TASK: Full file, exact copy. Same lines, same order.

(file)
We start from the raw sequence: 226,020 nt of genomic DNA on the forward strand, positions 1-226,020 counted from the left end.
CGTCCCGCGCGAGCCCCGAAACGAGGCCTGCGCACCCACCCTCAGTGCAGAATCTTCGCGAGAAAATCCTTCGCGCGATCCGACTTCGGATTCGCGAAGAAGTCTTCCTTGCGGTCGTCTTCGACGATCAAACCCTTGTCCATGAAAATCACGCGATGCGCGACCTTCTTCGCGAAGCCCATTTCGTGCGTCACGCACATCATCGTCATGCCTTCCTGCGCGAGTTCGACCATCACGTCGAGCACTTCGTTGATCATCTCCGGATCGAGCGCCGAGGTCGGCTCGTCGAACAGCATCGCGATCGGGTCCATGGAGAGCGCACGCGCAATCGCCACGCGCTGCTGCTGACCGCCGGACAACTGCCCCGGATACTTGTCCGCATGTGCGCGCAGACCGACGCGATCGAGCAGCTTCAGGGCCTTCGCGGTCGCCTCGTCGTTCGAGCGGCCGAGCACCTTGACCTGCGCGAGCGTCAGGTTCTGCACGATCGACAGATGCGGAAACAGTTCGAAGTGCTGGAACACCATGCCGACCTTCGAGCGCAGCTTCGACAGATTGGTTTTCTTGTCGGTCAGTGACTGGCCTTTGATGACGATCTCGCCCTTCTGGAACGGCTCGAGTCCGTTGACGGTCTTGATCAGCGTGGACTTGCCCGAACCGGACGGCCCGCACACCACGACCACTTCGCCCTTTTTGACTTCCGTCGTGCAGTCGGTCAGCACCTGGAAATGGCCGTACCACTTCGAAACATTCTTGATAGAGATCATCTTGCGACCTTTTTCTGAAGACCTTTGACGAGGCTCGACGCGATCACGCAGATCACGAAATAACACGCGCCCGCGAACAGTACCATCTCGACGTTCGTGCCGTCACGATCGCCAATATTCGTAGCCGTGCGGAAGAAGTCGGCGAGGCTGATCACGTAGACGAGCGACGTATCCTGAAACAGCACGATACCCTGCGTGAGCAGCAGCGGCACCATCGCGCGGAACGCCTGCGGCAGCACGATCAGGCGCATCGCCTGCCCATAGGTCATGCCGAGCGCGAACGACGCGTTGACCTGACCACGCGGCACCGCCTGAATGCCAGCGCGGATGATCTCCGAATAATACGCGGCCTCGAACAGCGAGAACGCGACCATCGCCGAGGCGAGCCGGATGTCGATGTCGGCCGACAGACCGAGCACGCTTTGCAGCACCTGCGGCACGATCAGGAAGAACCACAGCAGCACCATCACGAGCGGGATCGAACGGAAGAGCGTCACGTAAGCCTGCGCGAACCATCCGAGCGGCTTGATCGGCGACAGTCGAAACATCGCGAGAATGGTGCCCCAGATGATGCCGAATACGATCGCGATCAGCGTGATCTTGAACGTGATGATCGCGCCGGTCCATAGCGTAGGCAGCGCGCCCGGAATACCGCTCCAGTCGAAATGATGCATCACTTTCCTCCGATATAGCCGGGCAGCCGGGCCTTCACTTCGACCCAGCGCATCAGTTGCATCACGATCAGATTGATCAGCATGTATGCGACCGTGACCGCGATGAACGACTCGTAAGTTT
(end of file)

We start from the raw sequence: 226,020 nt of genomic DNA on the forward strand, positions 1-226,020 counted from the left end.
CGTCCCGCGCGAGCCCCGAAACGAGGCCTGCGCACCCACCCTCAGTGCAGAATCTTCGCGAGAAAATCCTTCGCGCGATCCGACTTCGGATTCGCGAAGAAGTCTTCCTTGCGGTCGTCTTCGACGATCAAACCCTTGTCCATGAAAATCACGCGATGCGCGACCTTCTTCGCGAAGCCCATTTCGTGCGTCACGCACATCATCGTCATGCCTTCCTGCGCGAGTTCGACCATCACGTCGAGCACTTCGTTGATCATCTCCGGATCGAGCGCCGAGGTCGGCTCGTCGAACAGCATCGCGATCGGGTCCATGGAGAGCGCACGCGCAATCGCCACGCGCTGCTGCTGACCGCCGGACAACTGCCCCGGATACTTGTCCGCATGTGCGCGCAGACCGACGCGATCGAGCAGCTTCAGGGCCTTCGCGGTCGCCTCGTCGTTCGAGCGGCCGAGCACCTTGACCTGCGCGAGCGTCAGGTTCTGCACGATCGACAGATGCGGAAACAGTTCGAAGTGCTGGAACACCATGCCGACCTTCGAGCGCAGCTTCGACAGATTGGTTTTCTTGTCGGTCAGTGACTGGCCTTTGATGACGATCTCGCCCTTCTGGAACGGCTCGAGTCCGTTGACGGTCTTGATCAGCGTGGACTTGCCCGAACCGGACGGCCCGCACACCACGACCACTTCGCCCTTTTTGACTTCCGTCGTGCAGTCGGTCAGCACCTGGAAATGGCCGTACCACTTCGAAACATTCTTGATAGAGATCATCTTGCGACCTTTTTCTGAAGACCTTTGACGAGGCTCGACGCGATCACGCAGATCACGAAATAACACGCGCCCGCGAACAGTACCATCTCGACGTTCGTGCCGTCACGATCGCCAATATTCGTAGCCGTGCGGAAGAAGTCGGCGAGGCTGATCACGTAGACGAGCGACGTATCCTGAAACAGCACGATACCCTGCGTGAGCAGCAGCGGCACCATCGCGCGGAACGCCTGCGGCAGCACGATCAGGCGCATCGCCTGCCCATAGGTCATGCCGAGCGCGAACGACGCGTTGACCTGACCACGCGGCACCGCCTGAATGCCAGCGCGGATGATCTCCGAATAATACGCGGCCTCGAACAGCGAGAACGCGACCATCGCCGAGGCGAGCCGGATGTCGATGTCGGCCGACAGACCGAGCACGCTTTGCAGCACCTGCGGCACGATCAGGAAGAACCACAGCAGCACCATCACGAGCGGGATCGAACGGAAGAGCGTCACGTAAGCCTGCGCGAACCATCCGAGCGGCTTGATCGGCGACAGTCGAAACATCGCGAGAATGGTGCCCCAGATGATGCCGAATACGATCGCGATCAGCGTGATCTTGAACGTGATGATCGCGCCGGTCCATAGCGTAGGCAGCGCGCCCGGAATACCGCTCCAGTCGAAATGATGCATCACTTTCCTCCGATATAGCCGGGCAGCCGGGCCTTCACTTCGACCCAGCGCATCAGTTGCATCACGATCAGATTGATCAGCATGTATGCGACCGTGACCGCGATGAACGACTCGTAAGTTT